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Knight

means simply a boy. (Saxon, cniht.) As boys (like the Latin puer and French garcon) were used as servants, so cniht came to mean a servant. Those who served the feudal kings bore arms, and persons admitted to this privilege were the king’s knights; as this distinction was limited to men of family, the word became a title of honour next to the nobility. In modern Latin, a knight is termed auraʹtus (golden), fròm the gilt spurs which he used to wear.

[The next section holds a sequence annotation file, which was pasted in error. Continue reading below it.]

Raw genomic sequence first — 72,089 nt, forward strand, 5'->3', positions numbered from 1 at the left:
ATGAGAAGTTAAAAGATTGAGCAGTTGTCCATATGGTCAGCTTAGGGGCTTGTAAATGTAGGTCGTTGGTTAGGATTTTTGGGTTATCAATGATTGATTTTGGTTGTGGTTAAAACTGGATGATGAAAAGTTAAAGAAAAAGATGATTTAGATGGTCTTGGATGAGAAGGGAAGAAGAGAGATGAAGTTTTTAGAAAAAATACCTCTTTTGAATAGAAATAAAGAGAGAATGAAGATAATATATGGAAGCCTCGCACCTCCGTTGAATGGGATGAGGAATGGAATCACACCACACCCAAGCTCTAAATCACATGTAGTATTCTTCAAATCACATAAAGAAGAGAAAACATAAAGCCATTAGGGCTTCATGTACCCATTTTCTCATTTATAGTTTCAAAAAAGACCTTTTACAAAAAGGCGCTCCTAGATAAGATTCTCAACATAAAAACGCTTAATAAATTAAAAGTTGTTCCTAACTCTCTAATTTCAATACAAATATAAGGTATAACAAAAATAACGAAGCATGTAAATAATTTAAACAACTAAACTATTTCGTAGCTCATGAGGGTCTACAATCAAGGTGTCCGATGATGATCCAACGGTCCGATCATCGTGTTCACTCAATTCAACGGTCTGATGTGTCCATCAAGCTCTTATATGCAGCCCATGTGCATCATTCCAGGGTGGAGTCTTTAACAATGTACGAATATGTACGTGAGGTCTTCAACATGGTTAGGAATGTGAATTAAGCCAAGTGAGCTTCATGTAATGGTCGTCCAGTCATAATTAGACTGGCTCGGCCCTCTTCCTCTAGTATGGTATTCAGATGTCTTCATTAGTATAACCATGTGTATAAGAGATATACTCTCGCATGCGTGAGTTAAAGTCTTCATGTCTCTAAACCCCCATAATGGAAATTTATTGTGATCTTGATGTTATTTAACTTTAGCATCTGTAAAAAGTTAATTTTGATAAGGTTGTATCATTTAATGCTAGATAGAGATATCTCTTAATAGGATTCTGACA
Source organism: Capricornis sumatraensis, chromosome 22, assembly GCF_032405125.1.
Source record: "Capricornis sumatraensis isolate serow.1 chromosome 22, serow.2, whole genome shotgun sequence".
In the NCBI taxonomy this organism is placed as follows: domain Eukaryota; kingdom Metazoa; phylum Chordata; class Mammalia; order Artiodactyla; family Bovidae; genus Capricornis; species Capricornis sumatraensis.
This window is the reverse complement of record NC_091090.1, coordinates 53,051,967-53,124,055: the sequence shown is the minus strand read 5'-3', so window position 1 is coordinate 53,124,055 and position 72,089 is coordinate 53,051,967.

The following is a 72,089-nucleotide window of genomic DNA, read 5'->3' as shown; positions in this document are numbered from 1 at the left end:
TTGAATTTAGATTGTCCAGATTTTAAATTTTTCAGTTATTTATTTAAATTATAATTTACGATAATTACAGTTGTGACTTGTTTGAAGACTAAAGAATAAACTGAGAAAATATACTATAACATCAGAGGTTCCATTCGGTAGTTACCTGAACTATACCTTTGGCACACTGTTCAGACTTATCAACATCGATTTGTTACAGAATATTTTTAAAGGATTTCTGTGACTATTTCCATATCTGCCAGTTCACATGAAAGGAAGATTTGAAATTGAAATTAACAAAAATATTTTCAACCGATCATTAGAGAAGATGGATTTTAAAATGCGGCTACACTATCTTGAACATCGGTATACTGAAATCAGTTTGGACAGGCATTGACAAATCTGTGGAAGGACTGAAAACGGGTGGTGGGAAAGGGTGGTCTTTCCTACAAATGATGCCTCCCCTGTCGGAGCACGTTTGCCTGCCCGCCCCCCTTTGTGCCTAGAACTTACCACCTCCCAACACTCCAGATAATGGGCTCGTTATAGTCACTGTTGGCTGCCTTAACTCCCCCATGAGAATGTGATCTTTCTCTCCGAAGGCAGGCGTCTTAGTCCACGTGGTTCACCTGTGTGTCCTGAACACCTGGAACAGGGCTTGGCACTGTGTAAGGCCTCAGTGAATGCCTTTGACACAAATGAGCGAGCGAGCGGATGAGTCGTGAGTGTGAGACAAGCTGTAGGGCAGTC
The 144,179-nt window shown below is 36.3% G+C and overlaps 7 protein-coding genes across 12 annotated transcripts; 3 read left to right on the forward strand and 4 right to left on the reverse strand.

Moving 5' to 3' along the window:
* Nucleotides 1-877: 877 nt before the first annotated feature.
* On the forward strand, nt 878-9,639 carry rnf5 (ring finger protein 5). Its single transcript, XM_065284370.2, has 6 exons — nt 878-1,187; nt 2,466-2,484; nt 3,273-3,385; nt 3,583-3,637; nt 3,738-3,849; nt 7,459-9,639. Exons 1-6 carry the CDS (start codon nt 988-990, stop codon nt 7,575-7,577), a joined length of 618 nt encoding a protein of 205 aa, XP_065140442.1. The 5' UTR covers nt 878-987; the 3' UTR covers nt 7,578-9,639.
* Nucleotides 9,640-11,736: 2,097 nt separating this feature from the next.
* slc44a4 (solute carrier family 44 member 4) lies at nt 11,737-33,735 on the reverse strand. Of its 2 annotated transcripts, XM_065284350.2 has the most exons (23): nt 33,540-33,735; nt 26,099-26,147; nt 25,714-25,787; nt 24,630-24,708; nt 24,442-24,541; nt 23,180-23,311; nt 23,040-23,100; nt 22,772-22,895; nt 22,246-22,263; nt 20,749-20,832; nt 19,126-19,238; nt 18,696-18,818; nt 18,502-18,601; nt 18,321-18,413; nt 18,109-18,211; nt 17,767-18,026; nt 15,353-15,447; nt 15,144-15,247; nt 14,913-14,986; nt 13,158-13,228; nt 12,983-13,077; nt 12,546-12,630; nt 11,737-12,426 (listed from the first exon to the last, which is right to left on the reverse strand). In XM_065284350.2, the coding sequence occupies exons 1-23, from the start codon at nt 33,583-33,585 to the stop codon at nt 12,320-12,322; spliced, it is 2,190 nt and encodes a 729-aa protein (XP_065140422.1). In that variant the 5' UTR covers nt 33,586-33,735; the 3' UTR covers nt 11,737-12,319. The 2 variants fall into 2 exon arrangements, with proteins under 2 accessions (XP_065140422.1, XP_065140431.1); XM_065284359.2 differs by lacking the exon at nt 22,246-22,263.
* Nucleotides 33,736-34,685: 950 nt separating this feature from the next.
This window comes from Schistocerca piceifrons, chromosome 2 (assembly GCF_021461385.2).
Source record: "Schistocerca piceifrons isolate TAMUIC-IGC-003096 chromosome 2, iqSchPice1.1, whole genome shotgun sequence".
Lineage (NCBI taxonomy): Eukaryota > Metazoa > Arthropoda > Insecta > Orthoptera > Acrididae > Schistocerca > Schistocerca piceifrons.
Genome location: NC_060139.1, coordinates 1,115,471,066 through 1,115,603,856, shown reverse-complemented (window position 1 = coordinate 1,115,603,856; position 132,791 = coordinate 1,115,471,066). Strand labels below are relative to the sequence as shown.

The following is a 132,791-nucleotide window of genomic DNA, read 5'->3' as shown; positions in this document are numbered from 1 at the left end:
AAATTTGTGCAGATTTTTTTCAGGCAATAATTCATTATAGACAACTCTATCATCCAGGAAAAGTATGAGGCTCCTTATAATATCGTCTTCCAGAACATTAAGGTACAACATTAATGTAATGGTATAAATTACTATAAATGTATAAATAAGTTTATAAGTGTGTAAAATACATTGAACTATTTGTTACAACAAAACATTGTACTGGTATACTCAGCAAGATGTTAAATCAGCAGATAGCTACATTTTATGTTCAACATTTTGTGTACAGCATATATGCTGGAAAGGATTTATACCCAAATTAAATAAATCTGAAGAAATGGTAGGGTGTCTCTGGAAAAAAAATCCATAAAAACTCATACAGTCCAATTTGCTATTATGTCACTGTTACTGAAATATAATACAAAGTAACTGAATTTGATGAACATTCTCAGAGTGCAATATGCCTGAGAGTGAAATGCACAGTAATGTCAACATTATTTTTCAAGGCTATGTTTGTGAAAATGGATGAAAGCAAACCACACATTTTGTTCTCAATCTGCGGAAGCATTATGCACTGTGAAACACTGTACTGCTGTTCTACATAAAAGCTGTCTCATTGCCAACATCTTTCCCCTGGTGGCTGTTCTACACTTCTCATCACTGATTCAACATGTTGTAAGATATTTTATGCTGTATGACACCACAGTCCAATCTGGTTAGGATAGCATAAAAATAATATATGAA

Last of the knights. Maximilian I. of Germany (1459, 1493–1519).

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Entry taken from Dictionary of Phrase and Fable, edited by the Rev. E. Cobham Brewer, LL.D. and revised in 1895.

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